developed in one will be opposing that of another. Mind, I understand that
    winding 24 coils to fit in the same circumference would seem to be a
    challenge. But it is done all the time with commercial machines by
    overlapping the coils. If one side of a coil is over a N pole, the other
    side doesn't have to be over the adjacent S pole. It can be over a S pole a
    couple of magnets away. If you try my idea about arranging the magnets so
    poles oppose, then the coil can be wound sized so when one side is at the
    'gap' between two magnets, the other side can be at the 'gap' between two
    other magnets, some distance away. Then arrange all the coils so the left
    side of each one tucks under the right side of its neighbor.

    You can also 'flatten' the coils, spreading the conductors wider around the
    circumference a bit. Don't spread them out so far that different turns in
    the same side of a coil span more than about 3/4 the distance between N and
    S pole pairs though. This spreading allows you to keep the 'thickness' of
    the coils down so more copper is closer to the magnets and there will be
    less gaps where there is no copper conductor.

    If you ever do want to go three phase, you are going to need at least 3
    coils for each magnetic pole, so finding ways to overlap / spread the coils
    could be worth the effort.

    Three phase will give you smoother output with less 'cogging' when you load
    the unit. Or is this the reason you have so many more coils than poles, to
    reduce the 'cogging' effect even though it sacrifices voltage generated??

  9. FrankG

    FrankG Guest


    Thanks for taking the time to provide such a thoughtful post...

    I have had others offer similar thoughts, though I don't think anybody had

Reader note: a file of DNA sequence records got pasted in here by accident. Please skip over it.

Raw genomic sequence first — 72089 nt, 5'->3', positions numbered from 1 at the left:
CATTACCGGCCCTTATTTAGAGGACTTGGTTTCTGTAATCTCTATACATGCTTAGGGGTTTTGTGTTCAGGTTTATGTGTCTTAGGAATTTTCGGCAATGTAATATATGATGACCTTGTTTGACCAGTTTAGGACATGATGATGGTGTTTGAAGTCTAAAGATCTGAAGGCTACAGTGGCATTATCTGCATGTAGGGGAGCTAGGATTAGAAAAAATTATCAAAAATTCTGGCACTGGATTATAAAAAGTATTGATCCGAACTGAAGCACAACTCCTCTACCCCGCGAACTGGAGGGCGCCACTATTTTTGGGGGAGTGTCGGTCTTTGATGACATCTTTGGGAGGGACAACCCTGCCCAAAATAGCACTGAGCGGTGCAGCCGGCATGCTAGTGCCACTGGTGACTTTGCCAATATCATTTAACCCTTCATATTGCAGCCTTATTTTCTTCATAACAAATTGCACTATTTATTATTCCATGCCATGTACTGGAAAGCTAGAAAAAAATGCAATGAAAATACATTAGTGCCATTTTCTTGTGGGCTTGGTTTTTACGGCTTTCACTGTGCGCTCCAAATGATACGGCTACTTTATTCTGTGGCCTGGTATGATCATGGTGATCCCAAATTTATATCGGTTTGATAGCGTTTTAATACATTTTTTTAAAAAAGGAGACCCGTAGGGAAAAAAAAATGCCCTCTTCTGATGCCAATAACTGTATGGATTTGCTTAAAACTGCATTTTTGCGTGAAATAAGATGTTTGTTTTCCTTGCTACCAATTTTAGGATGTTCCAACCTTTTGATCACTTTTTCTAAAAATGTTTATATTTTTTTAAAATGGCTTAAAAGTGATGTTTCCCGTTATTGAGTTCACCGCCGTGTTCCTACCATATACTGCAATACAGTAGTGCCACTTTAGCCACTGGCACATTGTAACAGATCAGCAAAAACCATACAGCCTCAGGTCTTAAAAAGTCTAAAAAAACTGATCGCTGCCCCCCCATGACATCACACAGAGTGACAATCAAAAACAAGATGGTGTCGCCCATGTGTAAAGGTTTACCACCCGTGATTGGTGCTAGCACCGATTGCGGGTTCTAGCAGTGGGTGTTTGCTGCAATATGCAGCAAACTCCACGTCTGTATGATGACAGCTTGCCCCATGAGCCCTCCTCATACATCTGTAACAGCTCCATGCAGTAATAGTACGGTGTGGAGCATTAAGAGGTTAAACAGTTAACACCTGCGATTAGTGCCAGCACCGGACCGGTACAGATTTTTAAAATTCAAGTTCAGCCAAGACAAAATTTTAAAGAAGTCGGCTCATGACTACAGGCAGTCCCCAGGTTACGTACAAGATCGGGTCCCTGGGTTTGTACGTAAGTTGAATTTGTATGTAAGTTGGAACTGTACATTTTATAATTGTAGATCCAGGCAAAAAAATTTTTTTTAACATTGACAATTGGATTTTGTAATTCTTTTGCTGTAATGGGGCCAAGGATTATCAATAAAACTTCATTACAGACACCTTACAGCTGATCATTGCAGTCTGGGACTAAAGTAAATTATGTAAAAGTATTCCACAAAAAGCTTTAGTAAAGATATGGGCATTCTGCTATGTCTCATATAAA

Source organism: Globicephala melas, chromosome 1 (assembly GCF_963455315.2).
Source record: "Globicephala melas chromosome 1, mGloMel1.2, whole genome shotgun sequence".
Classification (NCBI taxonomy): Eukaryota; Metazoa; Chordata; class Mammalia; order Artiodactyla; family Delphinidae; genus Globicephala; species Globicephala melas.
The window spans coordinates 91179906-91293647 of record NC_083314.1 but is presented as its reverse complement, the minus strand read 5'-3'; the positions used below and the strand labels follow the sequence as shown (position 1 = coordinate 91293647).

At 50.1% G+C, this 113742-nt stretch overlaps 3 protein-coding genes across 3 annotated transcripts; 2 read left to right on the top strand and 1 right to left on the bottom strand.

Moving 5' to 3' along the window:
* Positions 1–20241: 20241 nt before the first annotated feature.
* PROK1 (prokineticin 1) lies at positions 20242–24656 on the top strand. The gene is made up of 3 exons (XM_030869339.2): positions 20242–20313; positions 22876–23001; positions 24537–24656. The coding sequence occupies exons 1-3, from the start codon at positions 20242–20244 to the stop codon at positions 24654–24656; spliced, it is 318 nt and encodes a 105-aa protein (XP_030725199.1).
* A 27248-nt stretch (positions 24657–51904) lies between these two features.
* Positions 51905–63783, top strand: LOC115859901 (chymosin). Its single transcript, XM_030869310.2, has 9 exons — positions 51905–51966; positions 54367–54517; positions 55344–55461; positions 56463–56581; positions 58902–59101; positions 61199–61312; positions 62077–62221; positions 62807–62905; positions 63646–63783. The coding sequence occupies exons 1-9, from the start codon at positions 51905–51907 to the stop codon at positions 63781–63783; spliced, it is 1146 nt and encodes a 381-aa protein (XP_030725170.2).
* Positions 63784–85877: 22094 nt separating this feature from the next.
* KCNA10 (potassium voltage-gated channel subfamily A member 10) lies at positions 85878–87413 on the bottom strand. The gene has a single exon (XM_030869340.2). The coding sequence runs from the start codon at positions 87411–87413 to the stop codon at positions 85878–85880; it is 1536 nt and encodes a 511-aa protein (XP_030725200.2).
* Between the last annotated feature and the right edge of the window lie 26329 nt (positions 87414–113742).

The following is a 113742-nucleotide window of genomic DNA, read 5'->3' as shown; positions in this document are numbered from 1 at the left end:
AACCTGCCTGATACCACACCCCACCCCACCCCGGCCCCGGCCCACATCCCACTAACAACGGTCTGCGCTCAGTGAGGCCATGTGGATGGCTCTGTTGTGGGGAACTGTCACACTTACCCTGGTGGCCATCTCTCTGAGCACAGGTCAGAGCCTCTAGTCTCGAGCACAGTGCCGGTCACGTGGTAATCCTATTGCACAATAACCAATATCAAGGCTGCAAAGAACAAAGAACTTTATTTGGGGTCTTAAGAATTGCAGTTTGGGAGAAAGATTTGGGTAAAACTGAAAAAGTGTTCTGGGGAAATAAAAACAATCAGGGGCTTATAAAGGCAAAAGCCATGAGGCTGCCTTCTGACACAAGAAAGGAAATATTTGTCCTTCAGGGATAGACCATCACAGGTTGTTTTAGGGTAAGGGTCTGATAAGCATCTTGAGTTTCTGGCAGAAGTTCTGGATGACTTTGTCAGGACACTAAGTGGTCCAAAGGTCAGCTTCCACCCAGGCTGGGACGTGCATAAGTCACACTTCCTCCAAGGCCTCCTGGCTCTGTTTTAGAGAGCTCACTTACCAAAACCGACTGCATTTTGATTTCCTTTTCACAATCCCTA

suggested alternating "Opposing" poles.

    The next posting (later in January 06) will document a few variation on the
    magnet placement and the results with the same coils as a reference point.

    So far I have retrieved 48 Single pole or half magnets from the pile of HD
    magnets and arranged them in a ring of 16 poles alternating N - S - N - S
    .... The reuslts were consistently a lower output voltage for 1 layer, 2
    layers and finally 3 layers .

    With 3 magnets stacked over each other over 16 poles it equates to the same
    quantity of magnetic material as 24 poles in 2 layers. The difference being
    the spacing of approx 2/3rds of a pole gap between magnets.

    My rational for using "Factory" shaped single pole magnets was that I had a
    nagging suspicion that the act of breaking the dual pole magnets would
    weaken then as a result of the mechanical force and that there would be a
    measure of inconsistency in how accurately they parted along the division of
    N & S.

    Over the next span of time I have available, I will try your suggestion and
    document accordingly, as well I feel that I can invest a bit more time with
    just a pair of dual-faced magnets and the "Black-Sand" to more clearly
    visualize the flux properties and how they are modified by adjacent magnets.